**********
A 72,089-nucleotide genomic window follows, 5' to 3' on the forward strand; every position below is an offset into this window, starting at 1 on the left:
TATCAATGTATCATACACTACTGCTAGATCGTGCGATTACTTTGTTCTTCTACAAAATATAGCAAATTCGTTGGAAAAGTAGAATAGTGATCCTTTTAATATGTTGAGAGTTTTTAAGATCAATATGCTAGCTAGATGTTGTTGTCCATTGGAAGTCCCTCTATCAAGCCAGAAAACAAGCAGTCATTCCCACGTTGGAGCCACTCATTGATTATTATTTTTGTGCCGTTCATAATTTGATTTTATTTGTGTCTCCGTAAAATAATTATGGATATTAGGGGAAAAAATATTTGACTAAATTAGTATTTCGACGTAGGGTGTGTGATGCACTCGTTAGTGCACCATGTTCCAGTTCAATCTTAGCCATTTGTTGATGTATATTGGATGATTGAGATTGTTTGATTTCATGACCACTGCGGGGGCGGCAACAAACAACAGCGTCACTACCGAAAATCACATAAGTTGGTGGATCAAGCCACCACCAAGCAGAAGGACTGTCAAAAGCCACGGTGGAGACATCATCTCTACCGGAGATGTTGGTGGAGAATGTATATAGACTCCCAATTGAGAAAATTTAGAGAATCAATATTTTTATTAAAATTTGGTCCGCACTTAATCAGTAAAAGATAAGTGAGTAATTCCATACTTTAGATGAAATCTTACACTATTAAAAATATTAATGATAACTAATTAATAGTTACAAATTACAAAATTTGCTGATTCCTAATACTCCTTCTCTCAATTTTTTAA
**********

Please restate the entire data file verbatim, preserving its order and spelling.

A 72,089-nucleotide genomic window follows, 5' to 3' on the forward strand; every position below is an offset into this window, starting at 1 on the left:
TATCAATGTATCATACACTACTGCTAGATCGTGCGATTACTTTGTTCTTCTACAAAATATAGCAAATTCGTTGGAAAAGTAGAATAGTGATCCTTTTAATATGTTGAGAGTTTTTAAGATCAATATGCTAGCTAGATGTTGTTGTCCATTGGAAGTCCCTCTATCAAGCCAGAAAACAAGCAGTCATTCCCACGTTGGAGCCACTCATTGATTATTATTTTTGTGCCGTTCATAATTTGATTTTATTTGTGTCTCCGTAAAATAATTATGGATATTAGGGGAAAAAATATTTGACTAAATTAGTATTTCGACGTAGGGTGTGTGATGCACTCGTTAGTGCACCATGTTCCAGTTCAATCTTAGCCATTTGTTGATGTATATTGGATGATTGAGATTGTTTGATTTCATGACCACTGCGGGGGCGGCAACAAACAACAGCGTCACTACCGAAAATCACATAAGTTGGTGGATCAAGCCACCACCAAGCAGAAGGACTGTCAAAAGCCACGGTGGAGACATCATCTCTACCGGAGATGTTGGTGGAGAATGTATATAGACTCCCAATTGAGAAAATTTAGAGAATCAATATTTTTATTAAAATTTGGTCCGCACTTAATCAGTAAAAGATAAGTGAGTAATTCCATACTTTAGATGAAATCTTACACTATTAAAAATATTAATGATAACTAATTAATAGTTACAAATTACAAAATTTGCTGATTCCTAATACTCCTTCTCTCAATTTTTTAA